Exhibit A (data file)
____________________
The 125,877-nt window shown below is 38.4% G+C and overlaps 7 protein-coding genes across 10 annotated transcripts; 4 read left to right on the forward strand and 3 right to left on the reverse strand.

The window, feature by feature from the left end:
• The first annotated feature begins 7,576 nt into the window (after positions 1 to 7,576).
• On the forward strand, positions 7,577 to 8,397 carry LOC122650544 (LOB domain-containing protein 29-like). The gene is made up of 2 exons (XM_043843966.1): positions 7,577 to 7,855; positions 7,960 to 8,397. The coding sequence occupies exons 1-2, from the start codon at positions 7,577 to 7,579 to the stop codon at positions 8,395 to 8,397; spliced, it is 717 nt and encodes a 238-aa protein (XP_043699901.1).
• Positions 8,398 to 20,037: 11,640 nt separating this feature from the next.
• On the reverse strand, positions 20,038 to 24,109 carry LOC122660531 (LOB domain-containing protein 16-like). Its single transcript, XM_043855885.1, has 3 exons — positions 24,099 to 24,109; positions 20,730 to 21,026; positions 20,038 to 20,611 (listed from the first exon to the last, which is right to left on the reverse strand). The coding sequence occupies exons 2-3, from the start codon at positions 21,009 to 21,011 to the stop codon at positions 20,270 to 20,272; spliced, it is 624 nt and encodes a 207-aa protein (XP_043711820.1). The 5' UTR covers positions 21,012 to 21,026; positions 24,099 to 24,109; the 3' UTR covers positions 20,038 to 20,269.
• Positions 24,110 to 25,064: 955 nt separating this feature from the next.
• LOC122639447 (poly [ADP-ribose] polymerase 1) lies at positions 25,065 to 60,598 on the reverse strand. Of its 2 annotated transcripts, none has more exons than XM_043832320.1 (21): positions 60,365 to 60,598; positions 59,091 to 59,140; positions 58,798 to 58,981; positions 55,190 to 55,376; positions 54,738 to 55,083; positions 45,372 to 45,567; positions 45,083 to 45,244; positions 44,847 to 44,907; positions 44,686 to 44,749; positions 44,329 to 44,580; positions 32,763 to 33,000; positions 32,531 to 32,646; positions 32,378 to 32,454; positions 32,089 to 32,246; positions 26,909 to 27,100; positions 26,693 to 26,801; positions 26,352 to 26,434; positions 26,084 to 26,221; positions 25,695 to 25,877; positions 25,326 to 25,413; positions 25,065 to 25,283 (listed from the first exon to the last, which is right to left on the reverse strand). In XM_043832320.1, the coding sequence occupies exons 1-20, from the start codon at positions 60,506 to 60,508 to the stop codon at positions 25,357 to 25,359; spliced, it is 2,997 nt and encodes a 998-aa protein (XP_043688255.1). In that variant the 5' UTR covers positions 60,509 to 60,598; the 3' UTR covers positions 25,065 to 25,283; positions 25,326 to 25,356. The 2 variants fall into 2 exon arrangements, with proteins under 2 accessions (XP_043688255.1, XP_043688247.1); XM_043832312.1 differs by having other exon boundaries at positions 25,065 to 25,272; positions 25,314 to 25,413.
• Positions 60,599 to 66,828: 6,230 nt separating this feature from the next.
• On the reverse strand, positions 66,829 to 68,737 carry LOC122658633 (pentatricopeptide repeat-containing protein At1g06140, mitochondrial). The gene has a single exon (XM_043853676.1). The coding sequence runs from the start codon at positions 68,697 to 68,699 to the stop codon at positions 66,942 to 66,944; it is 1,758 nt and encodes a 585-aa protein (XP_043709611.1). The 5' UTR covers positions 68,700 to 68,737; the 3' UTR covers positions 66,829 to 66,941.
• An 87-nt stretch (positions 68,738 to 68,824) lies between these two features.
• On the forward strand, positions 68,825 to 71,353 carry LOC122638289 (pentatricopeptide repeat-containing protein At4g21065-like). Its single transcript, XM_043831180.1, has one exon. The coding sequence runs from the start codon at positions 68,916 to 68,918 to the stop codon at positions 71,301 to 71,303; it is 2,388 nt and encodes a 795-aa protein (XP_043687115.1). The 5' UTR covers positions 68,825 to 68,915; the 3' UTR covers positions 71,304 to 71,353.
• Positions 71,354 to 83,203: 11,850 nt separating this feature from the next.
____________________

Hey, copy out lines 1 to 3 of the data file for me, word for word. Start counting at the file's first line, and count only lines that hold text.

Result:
The 125,877-nt window shown below is 38.4% G+C and overlaps 7 protein-coding genes across 10 annotated transcripts; 4 read left to right on the forward strand and 3 right to left on the reverse strand.

The window, feature by feature from the left end:
• The first annotated feature begins 7,576 nt into the window (after positions 1 to 7,576).